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Spencer Tunick's "Barcelona 3 (Institut De Cultura) 2003." Tunick specializes in photographing large groups of naked people in public places. He's one of eight internationally recognized photographers in the Weinstein Gallery's new exhibition, "Rite of Assembly." (Photo courtesy of the Weinstein Gallery)
Group pictures are probably the most ubiquitous form of photography around. We take them mainly for commemorative rather than artistic reasons. "Rite of Assembly," a new exhibition at the Weinstein Gallery in Minneapolis, explores the roots and evolution of group photography as an artistic genre.

Minneapolis, Minn. — Taking a group shot is a snap. Most people don't put a lot of thought into it.

Shutter clicks, end of story, right? But some people see an opportunity to create art, because as photographer Neal Slavin puts it.

"There's something that happens when people come together."

Slavin is known throughout the world for his oversized color group portraits. He's published two popular books of pictures, and his work regularly appears in Rolling Stone, and the New York Times and Washington Post magazines.

We're standing in front of a four by five foot photo of Slavin's, entitled "DC Fencers." It features a Washington D.C. fencing club making mayhem in a fancy hotel ballroom. White cloth covered tables are tipped over as about 20 fencers in white uniforms lunge, parry and retreat in chaotic fashion. Slavin says he set up and lit the picture then asked the fencers to get crazy.

"And it was a blast," he says. "The only thing they had to watch was that there was a frame line, so that they wouldn't be out of frame. Then they just went to town and I just kept shooting. And that's it. This whole picture took about two hours to do."

Some describe Slavin's work as performed group photography. He's like a photographic choreographer, but he prefers that his subjects be his artistic partners. Slavin often lets the people in the picture determine where they'll be.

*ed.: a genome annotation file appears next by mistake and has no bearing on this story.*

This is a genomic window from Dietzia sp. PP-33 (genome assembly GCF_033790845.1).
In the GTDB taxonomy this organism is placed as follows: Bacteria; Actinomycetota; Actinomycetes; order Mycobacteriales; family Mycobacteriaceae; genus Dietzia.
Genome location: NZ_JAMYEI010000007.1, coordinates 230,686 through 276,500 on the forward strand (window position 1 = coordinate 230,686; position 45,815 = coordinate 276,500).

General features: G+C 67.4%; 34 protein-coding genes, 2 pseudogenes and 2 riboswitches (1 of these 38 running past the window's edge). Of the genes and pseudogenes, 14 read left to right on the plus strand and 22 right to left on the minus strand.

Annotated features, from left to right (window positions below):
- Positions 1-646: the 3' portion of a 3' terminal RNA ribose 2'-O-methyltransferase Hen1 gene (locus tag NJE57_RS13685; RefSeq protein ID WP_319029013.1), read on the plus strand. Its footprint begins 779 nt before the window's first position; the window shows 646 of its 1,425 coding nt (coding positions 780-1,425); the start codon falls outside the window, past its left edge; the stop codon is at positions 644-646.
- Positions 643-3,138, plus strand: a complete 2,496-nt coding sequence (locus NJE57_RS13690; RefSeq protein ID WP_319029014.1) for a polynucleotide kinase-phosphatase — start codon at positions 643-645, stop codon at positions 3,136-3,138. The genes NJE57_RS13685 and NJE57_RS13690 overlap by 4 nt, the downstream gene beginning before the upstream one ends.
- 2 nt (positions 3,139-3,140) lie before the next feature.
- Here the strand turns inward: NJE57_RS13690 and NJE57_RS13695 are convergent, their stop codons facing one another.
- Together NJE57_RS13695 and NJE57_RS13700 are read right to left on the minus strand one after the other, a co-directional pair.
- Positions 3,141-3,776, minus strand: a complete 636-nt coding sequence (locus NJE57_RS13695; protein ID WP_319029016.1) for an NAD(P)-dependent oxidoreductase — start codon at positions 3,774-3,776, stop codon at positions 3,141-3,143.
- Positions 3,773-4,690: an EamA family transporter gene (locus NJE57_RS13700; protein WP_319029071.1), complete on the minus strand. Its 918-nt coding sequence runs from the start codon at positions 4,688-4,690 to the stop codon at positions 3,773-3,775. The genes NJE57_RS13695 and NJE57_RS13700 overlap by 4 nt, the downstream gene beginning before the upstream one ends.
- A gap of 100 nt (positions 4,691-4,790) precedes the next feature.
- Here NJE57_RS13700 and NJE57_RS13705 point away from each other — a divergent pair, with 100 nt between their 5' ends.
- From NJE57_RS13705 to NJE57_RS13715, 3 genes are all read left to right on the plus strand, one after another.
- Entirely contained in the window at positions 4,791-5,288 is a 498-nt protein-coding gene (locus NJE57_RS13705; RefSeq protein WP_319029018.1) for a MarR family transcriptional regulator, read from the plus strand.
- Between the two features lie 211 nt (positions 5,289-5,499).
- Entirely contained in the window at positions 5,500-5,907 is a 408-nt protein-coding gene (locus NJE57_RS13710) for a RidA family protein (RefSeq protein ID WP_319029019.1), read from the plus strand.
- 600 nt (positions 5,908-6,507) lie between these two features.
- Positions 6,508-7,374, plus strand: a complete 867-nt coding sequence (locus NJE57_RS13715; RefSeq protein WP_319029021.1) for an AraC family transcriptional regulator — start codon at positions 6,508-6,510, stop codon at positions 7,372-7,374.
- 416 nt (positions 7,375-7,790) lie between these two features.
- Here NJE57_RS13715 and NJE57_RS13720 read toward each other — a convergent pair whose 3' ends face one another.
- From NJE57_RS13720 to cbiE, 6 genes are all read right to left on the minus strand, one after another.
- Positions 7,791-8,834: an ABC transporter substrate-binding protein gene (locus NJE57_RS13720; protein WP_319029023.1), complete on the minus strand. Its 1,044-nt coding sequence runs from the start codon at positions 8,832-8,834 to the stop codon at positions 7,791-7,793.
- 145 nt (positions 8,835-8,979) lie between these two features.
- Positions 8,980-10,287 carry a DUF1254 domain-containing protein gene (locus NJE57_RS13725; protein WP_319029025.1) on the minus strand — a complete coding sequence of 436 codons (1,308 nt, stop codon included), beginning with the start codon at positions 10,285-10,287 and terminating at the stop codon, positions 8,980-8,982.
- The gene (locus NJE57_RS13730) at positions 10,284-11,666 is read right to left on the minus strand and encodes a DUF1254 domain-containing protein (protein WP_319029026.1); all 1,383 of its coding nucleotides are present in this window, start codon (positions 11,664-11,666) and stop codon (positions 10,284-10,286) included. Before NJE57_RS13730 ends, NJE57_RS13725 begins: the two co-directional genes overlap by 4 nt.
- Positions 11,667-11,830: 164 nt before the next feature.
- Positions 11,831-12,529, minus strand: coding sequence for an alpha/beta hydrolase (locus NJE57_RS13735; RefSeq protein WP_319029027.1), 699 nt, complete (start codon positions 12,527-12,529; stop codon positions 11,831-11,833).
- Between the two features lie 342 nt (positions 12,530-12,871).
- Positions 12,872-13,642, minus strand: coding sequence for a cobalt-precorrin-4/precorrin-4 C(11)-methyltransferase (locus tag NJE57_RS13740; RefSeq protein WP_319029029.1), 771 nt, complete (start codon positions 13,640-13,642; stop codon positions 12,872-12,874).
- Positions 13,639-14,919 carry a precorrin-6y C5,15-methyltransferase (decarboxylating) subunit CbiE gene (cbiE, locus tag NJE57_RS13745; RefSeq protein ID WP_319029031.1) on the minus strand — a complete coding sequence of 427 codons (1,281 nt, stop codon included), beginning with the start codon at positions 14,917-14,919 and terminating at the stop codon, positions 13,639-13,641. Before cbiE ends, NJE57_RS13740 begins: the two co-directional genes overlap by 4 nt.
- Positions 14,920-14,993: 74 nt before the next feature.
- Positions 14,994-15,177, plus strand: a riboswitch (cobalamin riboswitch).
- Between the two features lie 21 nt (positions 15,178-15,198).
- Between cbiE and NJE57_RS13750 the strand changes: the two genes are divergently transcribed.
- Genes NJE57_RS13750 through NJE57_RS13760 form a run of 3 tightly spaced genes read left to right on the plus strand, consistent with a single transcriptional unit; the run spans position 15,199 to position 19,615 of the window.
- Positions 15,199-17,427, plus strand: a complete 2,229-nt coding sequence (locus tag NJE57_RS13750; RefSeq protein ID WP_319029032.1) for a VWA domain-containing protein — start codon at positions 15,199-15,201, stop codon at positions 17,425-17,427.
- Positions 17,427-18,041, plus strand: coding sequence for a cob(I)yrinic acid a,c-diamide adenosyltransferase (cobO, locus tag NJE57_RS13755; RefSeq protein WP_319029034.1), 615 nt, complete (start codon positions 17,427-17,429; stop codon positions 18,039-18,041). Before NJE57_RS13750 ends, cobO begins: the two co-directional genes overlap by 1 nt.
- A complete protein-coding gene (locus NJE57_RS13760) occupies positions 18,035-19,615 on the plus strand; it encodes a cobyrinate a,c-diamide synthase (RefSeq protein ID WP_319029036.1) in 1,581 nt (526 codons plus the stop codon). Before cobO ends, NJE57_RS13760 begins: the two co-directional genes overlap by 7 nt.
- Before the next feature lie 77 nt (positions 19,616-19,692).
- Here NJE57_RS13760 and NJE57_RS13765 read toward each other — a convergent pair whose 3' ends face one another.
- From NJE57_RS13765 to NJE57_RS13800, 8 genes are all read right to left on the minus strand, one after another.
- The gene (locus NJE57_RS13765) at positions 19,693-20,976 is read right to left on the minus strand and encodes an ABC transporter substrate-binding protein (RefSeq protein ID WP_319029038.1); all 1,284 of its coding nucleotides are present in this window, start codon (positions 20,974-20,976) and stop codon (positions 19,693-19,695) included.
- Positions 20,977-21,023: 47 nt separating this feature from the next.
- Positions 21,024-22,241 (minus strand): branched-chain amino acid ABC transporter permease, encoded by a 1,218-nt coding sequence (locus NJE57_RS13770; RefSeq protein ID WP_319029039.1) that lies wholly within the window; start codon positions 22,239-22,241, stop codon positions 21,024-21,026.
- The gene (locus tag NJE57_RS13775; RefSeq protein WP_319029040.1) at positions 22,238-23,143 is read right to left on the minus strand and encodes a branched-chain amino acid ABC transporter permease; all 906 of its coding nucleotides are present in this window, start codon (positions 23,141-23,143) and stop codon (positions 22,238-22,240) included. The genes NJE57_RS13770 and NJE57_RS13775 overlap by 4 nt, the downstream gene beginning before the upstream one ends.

"Not only that," he says. "What I do is I show them a polaroid. I say 'Well, what do you think?' 'Well, that's kind of great, but if Joe could be here.....' And they'll improve the picture. And even if they don't improve it, it's an inner document of who they are."

Slavin says he became addicted to group photography because of its layers of expression, and its potential for humor. Slavin says you know how some people like to lose themselves in a road map? Group pictures have the same effect.

"You look at a face, and he's looking out that way, and the person next to him is looking this way," he says. "And suddenly you say to yourself, 'What are they really like?' Were they not talking to each other? They're five miles apart. And this is a small dot, and that's a little bigger city. She's a little bigger. And you start connecting the roads from all those people."

Slavin is one of eight photographers featured in "Rite of Assembly."

Spencer Tunick, who's known for photographing large groups of naked people in public places, has work in the show. So does Minneapolis photographer Paul Shambroom, who's gained fame for his pictures documenting hundreds of municipal meetings around the country.

There's also one photograph from what many call the grandfathers of performed group photography, Arthur Mole and John Thomas. It was taken in 1917, and shows hundreds of soldiers in a human formation of the American flag. Martin Weinstein is owner of the Weinstein Gallery. He says Mole and Thomas specialized in using sometimes tens of thousands of military personnel to create human sculptures of patriotic images, which they photographed from atop an 80-foot tower.

"I always thought they were the greatest performance artists who have ever lived," he says. "Perhaps some of the greatest artists who ever lived."

Weinstein says Rite of Assembly is designed to bring attention to some incredibly talented artists who labor in an under appreciated genre. He thinks they go way beyond photo journalism.

On the more pedestrian level of group photography, there are still millions of us out there taking uninspired pictures. But Neal Slavin shys away from answering the question, 'How do we make them better?'

"It's such a hard question," he says. "It's like when somebody says to you, how do you make a photograph?"

The answer to that question, to some extent, is on the walls of the Weinstein Gallery trough March 12th.